Cycad Biology and Conservation: The 9th International Conference on Cycad Biology
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This volume is a guide for identifying seeds and a summary of current knowledge of bat-dispersed plants in the New World tropics. A total of 549 plant species in 191 genera from 62 families are recognized, with detailed descriptions and color photographs of fruits and seeds for 112 of them included. Complementing these fruit and seed descriptions is a lengthy treatment of the diets, foraging strategies, and feeding behaviors for each of French Guiana's frugivorous bat species.
Dr. Taryana Lobova received her M.S. in Biology/Botany at St. Petersburg State University, St. Petersburg, Russia in 1994 . In 2000 she earned her Ph .D. in Botany from the Komarov Botanical Institute, Russian Academy of Sciences. From 2001 to 2007 she was employed as a research assistant in the Institute of Systematic Botany at The New York Botanical Garden where she did research under the supervision of Dr. Scott Mori on bat-plant interactions in neotropical rain forests. Dr. Lobova is currently an Assistant Professor of Biology at Old Dominion University, Norfolk, Virginia, and an Honorary Curator at The New York Botanical Garden. Her research has been supported by the National Science Foundation, an NSF-NATO Postdoctoral Fellowship, Bat Conservation International, the National Geographic Society, and the Beneficia Foundation. Her bat-plant interaction studies were featured in National Geographic Magazine. Dr. Lobova's research interests include morphology, anatomy, and character evolution of fruits and seeds of flowering plants; dispersal biology; plant- animal interactions; and ecology and conservation of tropical forests. Tatyana Lobova's Author Page
Dr. Scott A. Mori was born in Janesville, Wisconsin in 1941. He attended the University of Wisconsin-Stevens Point where he obtained his B.S. degree in 1964 in Biology and Conservation, and the University of Wisconsin-Madison where he was awarded his Ph.D. in botany in 1974. He taught botany and zoology at the University of Wisconsin- Marshfield from 1969 to 1974 and has been the curator of the Summit Herbarium in Panama (1974-1975) and of the herbarium of the Cocoa Research Center in Bahia, Brazil (1978-1980). He was Director of the Institute of Systematic Botany at The New York Botanical Garden from 1995-2001 and is currently the Nathaniel Lord Britton Curator of Botany at the same institution. His major research emphasis has been on the taxonomy and ecology of New World tropical rain forest trees. He is an expert on the Brazil nut (Lecythidaceae) family and on the lowland Amazonian flora. Much of his research focuses on the relationships among plants and animals in tropical forests. He and his collaborators have published an illustrated Guide to the Vascular Plants of Central French Guiana for which they were awarded the prestigious Engler Medal in Silver for 2002 by the International Association of Plant Taxonomists. He is a co-editor of the Flowering Plants of the Neotropics published by Princeton University Press. Dr. Mori is a former Executive Director of Flora Neotropica, a Fellow of the Explorers Club, a past President of the Torrey Botanical Society and current member of the Council of the Society, and an adjunct professor at the City University of New York, the Center for Environmental Research and Conservation centered at Columbia University, and the Yale School of Forestry and Environmental Studies. Dr. Mori was recently awarded the David Fairchild Medal for Plant Exploration. Scott A. Mori's Author Page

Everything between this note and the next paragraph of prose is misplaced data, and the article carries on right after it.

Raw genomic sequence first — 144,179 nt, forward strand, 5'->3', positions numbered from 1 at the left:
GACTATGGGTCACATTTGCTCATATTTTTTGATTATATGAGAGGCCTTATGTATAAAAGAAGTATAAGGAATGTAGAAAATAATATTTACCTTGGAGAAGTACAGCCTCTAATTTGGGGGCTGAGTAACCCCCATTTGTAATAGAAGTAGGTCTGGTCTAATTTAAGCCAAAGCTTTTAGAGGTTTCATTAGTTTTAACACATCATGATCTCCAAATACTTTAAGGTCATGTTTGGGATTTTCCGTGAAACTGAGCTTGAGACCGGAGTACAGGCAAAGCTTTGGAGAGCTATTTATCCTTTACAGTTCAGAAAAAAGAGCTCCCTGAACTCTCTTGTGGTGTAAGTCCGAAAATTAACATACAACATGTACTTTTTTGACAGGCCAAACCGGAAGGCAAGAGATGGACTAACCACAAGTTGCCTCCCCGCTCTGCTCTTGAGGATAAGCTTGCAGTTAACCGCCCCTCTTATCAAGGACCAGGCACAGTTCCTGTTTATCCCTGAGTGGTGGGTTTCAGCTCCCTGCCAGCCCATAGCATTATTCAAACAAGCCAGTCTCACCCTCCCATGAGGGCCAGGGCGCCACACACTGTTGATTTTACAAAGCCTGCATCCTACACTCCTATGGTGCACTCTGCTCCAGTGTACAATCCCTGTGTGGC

Cullen K. Geiselman, PhD Cullen K. Geiselman holds a BA in Environmental Science and Policy from Duke University and an MA and PhD in Ecology and Evolutionary Biology from Columbia University. Her research focuses on seed dispersal and pollination by bats and has coauthored a book with botanists from the New York Botanical Garden entitled, Seed Dispersal by Bats in the Neotropics. In addition to her research, she works with her family on business matters and philanthropy and serves on the Board of Directors of the Houston Zoo, the Houston Arboretum and Nature Center, Bat Conservation International, Contemporary Art Museum Houston, and the Blaffer Art Museum at University of Houston. She also volunteers her time with the National Park Conservation Association, the Nature Conservancy, the Menil Collection, and the Cullen Trust for Health Care. Cullen K. Geiselman's Author Page